Turkey's army and the west's hypocrisy

A spontaneous demonstration in favour of secularism in Turkey was hailed as a beacon of hope but the

It was, without doubt, an impressive demonstration of people power, in a country on the edge of Europe that seeks to become a part of it. Almost a million Turks marched in Istanbul to show support for their secular republic. In an age when many in liberal, secular democracies in the west fear what they perceive as the relentless rise of militant political Islam, the sight of a spontaneous and authentic demonstration in a Muslim country was hailed as a beacon of hope. If only things were so simple. It would make a great script for a Hollywood movie.

The reality is more complicated. The demonstration was not in response to the imminent election of an Islamist government sworn to enact conservative religious laws. It was in response to the last-minute nomination of a venerated politician, Abdullah Gü, to the largely ceremonial role of president. The protest forced him to step down. Gü, who had been the country's foreign minister and played a significant role in Turkey's negotiations over membership of the European Union, had always had his eyes set on being prime minister. But the incumbent prime minister, Recep Tayyip Erdogan, put Gü's name forward as a presidential candidate.

What was so wrong with that? Gü belongs to the Justice and Development Party (AKP), a Muslim democratic party, but it is a million miles from what we would normally understand as "Islamist": guided by clerics, aiming to enact and enforce religious laws. This is not what the AKP is about, and certainly not a reflection of Gü's career. Analysts in Turkey and the EU have praised the government of which he was a senior member for enacting the most liberal reforms Turkey has experienced, in both the economic and the social spheres. However, Turkey is a country with shifting identities; Muslim and European, part of the Middle East yet one of Israel's strongest military allies, Kurdish and Turkish, democratic yet beholden to the military. These contradictory voices cannot project fully in a monolithic system where there is one identity - secularism - and one arbiter of political power - the army.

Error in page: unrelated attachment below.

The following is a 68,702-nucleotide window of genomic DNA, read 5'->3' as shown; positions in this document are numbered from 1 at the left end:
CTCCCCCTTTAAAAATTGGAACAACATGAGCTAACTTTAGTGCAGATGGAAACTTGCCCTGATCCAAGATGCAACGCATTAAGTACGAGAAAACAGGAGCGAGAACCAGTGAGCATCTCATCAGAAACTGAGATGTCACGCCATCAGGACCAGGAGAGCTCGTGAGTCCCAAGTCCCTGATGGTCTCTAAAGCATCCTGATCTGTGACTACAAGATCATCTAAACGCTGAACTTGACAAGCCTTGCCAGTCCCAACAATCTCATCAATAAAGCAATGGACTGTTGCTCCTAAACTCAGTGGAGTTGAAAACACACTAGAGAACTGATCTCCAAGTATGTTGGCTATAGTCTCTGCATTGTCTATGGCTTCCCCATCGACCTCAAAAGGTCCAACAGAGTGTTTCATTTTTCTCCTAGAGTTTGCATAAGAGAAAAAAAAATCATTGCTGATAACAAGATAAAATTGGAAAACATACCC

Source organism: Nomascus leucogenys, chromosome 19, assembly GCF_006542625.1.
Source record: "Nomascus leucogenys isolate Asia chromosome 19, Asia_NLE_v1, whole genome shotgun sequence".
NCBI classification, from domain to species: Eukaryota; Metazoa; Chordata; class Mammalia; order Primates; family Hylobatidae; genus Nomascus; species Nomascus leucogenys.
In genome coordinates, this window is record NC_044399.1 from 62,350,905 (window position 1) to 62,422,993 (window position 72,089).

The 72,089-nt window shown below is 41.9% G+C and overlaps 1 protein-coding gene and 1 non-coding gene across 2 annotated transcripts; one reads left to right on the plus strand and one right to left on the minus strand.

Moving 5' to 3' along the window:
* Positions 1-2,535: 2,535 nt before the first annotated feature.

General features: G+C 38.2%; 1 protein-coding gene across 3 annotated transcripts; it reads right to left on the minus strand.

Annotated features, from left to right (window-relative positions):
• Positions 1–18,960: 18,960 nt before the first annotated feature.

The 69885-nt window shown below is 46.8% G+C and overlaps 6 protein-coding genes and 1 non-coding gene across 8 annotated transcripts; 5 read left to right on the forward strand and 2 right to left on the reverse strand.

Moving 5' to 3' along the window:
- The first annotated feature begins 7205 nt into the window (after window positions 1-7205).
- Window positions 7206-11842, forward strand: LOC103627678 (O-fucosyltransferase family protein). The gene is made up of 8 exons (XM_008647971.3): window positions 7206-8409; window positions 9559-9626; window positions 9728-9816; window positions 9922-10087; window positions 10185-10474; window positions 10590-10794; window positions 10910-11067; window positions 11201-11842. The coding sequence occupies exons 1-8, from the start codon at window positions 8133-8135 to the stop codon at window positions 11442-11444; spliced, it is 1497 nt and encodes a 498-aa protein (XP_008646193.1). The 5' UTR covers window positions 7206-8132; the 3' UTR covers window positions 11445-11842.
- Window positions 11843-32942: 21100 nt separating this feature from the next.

Impressive as the demonstration in Istanbul was, it was the voice of the country's urban and middle-class elite.

Gü's party represents a dying political trend in Muslim countries worldwide. Like similar parties in Algeria, Pakistan, Jordan and Egypt, the AKP is capitalising on disaffection with political systems that have monopolised power, whether it is the army in Turkey and Pakistan, or family dynasties such as the Assads in Syria and the Mubaraks in Egypt. The emergence of these political parties that appeal to professional and democratic Muslims has been perceived as a threat to stability, and they have been prevented repeatedly from competing fairly in elections - through vote-rigging, military intervention, imprisonment and intimidation.

The annulment of the polls that brought the Islamic Salvation Front to power in Algeria in the mid-1990s by the intervention of the army is a warning of what happens when moderate, democratically elected Muslim parties are prevented from taking office. By the most conservative estimates, the ensuing decade-long civil war left at least 60,000 people dead.

There is a nauseating hypocrisy to the way liberals in the west have applauded the army's intervention in Turkey. This is the same army that the left has criticised for decades for its policies towards the Kurds; the same army it has condemned for its unwillingness to admit to the Armenian genocide or permit it to be discussed. The west may be reassured by the army's actions, but divisions within Turkey will deepen, and with this crackdown, another country joins the list of those where moderate Muslims have no voice.

This article first appeared in the 14 May 2007 issue of the New Statesman, What now?